Many people have a love/hate relationship with Google, but few have it to such a degree as librarians. For every innovation that makes the task of finding information easier, librarians both have occasion to be thankful for the timesavers--but also fearful that new technology could render their services obsolete. Add to this a habit for Google to occasionally slight libraries (as in this Google Instant announcement video which excitedly boasts that the Internet’s contents had swelled to a million times the holdings of all U.S. libraries). “It’s a complicated relationship,” writes one librarian-blogger in a post called “The Horror of Google Scholar."
In this context, what are we to make of a recent program at Drexel University, which is assigning to each of its 2,750 freshman a “personal librarian”? Is it a scrambling quest for relevance, in an age where the Association of College and Research Libraries is issuing reports with names like “The Value of Academic Libraries”? “Throughout the term the personal librarians remind students of the library’s personal support for undertaking research assignments or learning how to wisely leverage Google as a starting point, but not as the only place to identify sources of information,” reads a news item from the Drexel site. Though students are expert at Google, sometimes they just don’t know what they’re searching for, Drexel’s Dean of Libraries Danuta A. Nitecki told the Chronicle of Higher Education: “The point is not just about interacting with information out in the Internet—it’s about trying to identify what questions you’re trying to answer.”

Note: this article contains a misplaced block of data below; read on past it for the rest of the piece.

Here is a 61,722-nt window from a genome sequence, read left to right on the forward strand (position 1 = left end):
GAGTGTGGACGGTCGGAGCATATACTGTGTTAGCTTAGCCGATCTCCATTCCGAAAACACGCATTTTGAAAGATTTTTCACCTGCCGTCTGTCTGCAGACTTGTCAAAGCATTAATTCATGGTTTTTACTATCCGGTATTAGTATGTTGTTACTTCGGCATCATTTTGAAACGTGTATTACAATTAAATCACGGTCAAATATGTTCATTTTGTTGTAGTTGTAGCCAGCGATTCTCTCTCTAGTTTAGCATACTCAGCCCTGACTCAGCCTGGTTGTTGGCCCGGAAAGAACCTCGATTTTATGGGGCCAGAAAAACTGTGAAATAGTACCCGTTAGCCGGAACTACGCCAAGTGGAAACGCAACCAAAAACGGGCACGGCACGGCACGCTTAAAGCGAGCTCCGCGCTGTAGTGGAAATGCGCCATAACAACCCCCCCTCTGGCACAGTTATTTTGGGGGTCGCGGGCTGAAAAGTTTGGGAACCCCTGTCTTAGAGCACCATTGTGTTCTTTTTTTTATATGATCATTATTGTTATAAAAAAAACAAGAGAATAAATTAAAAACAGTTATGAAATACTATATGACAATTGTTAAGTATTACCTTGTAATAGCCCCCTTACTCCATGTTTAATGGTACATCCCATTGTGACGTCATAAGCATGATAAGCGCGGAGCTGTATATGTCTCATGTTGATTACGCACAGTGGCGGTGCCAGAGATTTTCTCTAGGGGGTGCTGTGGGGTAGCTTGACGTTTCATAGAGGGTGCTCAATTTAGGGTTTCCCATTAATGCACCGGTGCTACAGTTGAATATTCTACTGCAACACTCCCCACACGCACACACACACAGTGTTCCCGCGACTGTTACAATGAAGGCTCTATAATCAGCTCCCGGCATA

Though Nitecki may be underestimating some of her students, Drexel’s personal librarian program certainly couldn’t hurt. Even since before the Internet, libraries could be imposing and forbidding places, particularly for matriculating freshmen. And the fact is that good institutional libraries have resources--and some will always have resources--unavailable to Google. Familiarizing students with these holdings, and with the complicated and dynamic ways search engines interact with institutional holdings and subscriptions, can only be a good idea.
If Google is causing librarians to hustle and innovate, what we’re seeing is not the last desperate flounderings of an obsolete profession. Rather, Google is simply exerting a healthy pressure ensuring that librarians do the sort of reaching out they should have been doing all along--true and thorough outreach--which makes programs like Drexel’s commendable.